PICTURED ABOVE: Lee Van Sise, R.N., director of West Creek Emergency Center, stands in front of the entrance to the new 10,000-square-foot facility. Photos by Brian M. Freer
Written by Page Freer
Located at the far end of Tuckahoe Creek Parkway, near the line between Goochland and Henrico counties, you’ll find HCA’s new West Creek Emergency Center. The freestanding emergency room is an extension of Henrico Doctors’ Hospital and is the first phase in what is planned to be a full-scale hospital and medical office complex.
The 10,000-square-foot facility has a relatively small footprint, but make no mistake: Though compact in size, West Creek Emergency Center is packed with state-of-the-art technologies—from CT imaging to a geothermal heating and cooling system.
Open 24 hours a day, seven days a week, and 365 days a year, West Creek Emergency Center provides emergency care for adults and children of all ages. The center receives patients on a walk-in basis as well as by county ambulance.
West Creek’s 12 patient rooms include a trauma room, Ob/Gyn and pediatric rooms, a decontamination room and a psychiatric room. A state-of-the-art imaging center offers CT, X-ray and ultrasound testing and there is an on-site laboratory staffed 24/7.
The facility has its own ambulance for transporting patients to area hospitals for inpatient care and more serious emergencies such as an active heart attack, says West Creek’s director, Lee Van Sise, R.N.
The center provides a much-needed safety net for Goochland County residents, many of whom before would have had to travel 45 minutes or more to reach the nearest emergency room or urgent care facility.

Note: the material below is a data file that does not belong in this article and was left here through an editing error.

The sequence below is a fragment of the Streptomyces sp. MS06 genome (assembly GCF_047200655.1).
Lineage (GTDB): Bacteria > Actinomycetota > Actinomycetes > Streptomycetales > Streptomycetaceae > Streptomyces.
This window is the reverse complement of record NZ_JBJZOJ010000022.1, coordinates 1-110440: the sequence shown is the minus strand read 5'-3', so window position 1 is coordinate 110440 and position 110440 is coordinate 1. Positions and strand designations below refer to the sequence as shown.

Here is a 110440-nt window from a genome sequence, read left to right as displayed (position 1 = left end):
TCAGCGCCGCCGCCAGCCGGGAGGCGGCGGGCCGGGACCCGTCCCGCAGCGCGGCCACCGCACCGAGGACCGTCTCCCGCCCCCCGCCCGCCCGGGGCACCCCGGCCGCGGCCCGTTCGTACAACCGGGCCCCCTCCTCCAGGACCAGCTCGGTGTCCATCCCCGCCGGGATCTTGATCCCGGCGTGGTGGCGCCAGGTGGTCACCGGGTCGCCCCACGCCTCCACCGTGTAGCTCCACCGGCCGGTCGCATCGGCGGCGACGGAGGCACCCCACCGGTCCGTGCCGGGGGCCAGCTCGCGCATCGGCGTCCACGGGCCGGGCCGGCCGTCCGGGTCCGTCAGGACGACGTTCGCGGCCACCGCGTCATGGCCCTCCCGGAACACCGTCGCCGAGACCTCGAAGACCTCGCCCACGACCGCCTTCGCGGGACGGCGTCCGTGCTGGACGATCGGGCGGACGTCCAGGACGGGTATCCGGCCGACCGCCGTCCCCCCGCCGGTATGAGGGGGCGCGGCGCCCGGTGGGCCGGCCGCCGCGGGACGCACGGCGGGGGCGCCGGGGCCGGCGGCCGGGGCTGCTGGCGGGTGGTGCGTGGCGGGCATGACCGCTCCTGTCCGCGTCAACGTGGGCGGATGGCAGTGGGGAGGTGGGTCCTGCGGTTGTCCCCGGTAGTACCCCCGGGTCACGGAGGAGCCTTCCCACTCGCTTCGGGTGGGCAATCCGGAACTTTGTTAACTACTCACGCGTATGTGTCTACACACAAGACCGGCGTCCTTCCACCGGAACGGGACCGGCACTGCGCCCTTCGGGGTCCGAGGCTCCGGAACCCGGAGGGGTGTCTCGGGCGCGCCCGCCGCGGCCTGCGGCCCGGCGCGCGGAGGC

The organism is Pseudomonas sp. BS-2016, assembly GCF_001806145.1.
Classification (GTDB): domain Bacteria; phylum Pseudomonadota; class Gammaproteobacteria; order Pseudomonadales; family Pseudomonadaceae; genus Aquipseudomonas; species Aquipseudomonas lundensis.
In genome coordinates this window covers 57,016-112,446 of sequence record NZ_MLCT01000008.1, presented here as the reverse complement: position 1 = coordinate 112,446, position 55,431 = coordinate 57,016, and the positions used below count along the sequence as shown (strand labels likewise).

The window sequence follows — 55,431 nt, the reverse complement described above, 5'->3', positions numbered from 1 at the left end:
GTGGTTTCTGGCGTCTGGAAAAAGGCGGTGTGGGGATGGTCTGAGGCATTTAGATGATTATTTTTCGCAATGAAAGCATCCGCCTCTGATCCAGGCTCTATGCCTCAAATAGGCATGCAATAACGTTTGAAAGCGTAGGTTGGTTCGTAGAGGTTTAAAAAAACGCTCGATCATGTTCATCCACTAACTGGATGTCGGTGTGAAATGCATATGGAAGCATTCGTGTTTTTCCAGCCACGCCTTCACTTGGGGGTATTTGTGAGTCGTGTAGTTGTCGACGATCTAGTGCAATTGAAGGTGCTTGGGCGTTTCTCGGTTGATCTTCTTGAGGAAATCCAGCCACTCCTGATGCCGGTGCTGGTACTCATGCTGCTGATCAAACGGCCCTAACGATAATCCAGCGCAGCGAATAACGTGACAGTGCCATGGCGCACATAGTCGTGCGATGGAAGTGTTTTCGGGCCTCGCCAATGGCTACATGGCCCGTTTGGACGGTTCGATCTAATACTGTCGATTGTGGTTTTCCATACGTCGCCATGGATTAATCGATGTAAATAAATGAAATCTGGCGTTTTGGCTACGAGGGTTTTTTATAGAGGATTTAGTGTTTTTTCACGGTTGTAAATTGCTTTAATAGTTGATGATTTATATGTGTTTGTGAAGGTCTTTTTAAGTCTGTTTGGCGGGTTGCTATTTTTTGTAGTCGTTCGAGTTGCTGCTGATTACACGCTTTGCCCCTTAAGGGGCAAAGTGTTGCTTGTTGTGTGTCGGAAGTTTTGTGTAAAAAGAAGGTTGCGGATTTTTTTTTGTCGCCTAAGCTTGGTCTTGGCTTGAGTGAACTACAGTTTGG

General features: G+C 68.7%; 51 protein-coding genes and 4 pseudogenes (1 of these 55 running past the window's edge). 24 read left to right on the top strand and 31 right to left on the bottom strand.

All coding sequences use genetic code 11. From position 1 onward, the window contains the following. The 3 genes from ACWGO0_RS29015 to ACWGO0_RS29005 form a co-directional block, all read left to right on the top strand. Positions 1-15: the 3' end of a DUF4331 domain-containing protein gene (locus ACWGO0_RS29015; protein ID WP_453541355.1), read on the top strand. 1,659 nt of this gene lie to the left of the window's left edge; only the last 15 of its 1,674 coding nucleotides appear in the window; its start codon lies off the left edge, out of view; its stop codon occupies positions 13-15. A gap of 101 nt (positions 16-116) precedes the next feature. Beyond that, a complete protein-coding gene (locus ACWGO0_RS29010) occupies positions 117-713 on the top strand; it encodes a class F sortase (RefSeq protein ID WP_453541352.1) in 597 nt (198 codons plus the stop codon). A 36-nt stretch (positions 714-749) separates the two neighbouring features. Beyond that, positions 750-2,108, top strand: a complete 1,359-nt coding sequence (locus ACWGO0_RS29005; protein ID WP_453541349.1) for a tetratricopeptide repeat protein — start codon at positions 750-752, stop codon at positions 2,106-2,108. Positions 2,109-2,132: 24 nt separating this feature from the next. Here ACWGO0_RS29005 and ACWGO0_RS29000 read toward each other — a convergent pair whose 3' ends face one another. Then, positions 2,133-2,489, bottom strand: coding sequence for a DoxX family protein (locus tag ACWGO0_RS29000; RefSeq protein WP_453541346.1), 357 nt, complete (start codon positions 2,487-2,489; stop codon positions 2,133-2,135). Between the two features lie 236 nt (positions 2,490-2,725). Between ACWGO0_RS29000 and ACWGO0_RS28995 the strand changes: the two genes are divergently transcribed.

HCA officials also hope to raise awareness among West End residents that West Creek is just a five-minute drive from Short Pump.
Another “Cool” Feature
One of the most fascinating aspects of West Creek Emergency Center is something most patients and visitors won’t see but will feel.
The building relies on a geothermal heating and cooling system, and West Creek is the first HCA facility nationwide to adopt this energy-efficient technology. “We are on experimental ground,” says facilities manager Ron Buchanan, the HCA engineer who oversaw the installation of (and now monitors) the geothermal system.
Surprisingly, “Geothermal is not new,” says Buchanan. In fact, the concept was developed in 1855. The first commercial application (that Buchanan knows of) was in 1946 in Oregon, while Sweden adopted and fine-tuned the technology in the 1970s. Then, in 2004, Buchanan says a polyplastic material was developed that aided in the installation of geothermal units, making them more efficient.
How does it work?
West Creek’s geothermal system uses groundwater temperature to heat and cool the building. A network of 27 wells, each 300 feet deep and set 10 feet apart, surrounds the facility. The groundwater gathered in the wells converges at three points and passes over coils that can either heat or cool the water. Fans then blow air over the water and that air is circulated through the building.
The groundwater temperature averaged 55 degrees over the summer, allowing Buchanan to cool the facility as low as 57 degrees—even when outside temperatures soared into the hundreds—using only the energy needed to power the water pumps and fans.
Buchanan says the system cost $300,000 to build—nearly twice the cost of a conventional system—but he believes the investment will be paid back in five to six years thanks to cost savings on energy and water.
Come fall and winter, the system will be used to heat the facility. “How well can I heat this building with 55-degree groundwater [when outdoor temperatures are below freezing]?” Buchanan asks. He’s eager to find out.